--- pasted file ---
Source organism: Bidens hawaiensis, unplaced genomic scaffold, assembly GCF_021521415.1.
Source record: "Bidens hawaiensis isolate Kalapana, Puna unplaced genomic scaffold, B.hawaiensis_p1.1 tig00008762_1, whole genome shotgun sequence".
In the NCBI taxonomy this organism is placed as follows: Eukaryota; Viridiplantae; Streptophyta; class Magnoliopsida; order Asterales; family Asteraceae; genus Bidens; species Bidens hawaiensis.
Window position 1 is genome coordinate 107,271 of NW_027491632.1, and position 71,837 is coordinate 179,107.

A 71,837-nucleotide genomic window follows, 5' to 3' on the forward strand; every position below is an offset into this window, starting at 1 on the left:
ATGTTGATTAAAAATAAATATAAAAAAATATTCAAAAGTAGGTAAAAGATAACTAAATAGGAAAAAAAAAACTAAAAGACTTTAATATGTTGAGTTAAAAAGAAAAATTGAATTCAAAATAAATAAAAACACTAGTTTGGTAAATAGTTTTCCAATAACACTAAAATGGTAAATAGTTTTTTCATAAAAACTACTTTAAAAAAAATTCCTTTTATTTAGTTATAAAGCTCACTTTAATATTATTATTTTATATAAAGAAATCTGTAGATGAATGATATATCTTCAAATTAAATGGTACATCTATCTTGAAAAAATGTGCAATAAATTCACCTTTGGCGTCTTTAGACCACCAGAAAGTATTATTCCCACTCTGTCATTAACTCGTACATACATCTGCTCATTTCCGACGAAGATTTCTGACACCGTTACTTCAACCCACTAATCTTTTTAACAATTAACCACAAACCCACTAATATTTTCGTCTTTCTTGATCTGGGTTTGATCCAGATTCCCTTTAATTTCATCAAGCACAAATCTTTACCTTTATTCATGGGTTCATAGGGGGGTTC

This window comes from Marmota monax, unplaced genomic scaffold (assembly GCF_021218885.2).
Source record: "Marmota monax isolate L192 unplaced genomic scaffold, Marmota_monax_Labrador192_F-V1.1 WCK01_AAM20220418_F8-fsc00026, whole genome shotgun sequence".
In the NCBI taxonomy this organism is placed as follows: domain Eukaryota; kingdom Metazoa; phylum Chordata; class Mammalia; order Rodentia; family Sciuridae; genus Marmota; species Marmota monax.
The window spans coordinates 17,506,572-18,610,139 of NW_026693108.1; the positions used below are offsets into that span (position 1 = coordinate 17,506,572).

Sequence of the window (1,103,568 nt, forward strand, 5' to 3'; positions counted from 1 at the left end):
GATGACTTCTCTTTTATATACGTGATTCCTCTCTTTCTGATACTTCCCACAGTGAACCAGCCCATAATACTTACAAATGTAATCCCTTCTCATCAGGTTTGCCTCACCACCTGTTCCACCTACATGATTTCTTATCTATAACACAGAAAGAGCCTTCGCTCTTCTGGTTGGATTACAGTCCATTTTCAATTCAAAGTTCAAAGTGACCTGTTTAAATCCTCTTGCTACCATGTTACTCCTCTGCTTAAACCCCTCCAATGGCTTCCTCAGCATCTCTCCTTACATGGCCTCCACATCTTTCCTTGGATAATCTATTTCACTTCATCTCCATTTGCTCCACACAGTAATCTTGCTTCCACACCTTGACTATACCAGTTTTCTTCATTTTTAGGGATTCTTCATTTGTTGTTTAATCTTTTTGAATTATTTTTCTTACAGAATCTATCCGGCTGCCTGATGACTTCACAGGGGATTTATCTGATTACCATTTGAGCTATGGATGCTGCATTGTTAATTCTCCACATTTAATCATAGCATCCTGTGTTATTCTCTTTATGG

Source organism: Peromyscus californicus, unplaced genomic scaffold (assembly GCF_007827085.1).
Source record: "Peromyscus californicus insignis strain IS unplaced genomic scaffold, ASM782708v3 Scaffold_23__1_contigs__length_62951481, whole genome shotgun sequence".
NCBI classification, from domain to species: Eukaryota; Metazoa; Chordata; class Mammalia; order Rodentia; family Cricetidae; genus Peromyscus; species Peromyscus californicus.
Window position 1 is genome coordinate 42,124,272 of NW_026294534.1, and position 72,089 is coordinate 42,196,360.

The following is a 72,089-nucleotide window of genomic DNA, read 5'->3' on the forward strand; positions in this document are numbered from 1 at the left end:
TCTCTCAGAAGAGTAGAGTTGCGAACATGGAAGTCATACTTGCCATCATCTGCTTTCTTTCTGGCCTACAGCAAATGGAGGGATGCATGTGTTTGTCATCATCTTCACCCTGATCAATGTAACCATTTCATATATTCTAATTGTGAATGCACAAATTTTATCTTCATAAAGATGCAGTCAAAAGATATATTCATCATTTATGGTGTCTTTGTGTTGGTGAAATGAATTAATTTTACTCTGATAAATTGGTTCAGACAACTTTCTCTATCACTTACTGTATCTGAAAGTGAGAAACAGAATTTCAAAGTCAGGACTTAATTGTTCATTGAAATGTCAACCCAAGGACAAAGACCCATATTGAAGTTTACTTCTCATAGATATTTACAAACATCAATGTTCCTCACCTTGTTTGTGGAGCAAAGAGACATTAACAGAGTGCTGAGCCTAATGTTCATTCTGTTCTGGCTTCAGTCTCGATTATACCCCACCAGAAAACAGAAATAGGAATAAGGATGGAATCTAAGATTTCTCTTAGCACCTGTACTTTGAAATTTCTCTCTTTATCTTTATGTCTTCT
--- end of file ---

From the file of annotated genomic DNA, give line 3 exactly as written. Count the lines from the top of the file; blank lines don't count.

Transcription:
In the NCBI taxonomy this organism is placed as follows: Eukaryota; Viridiplantae; Streptophyta; class Magnoliopsida; order Asterales; family Asteraceae; genus Bidens; species Bidens hawaiensis.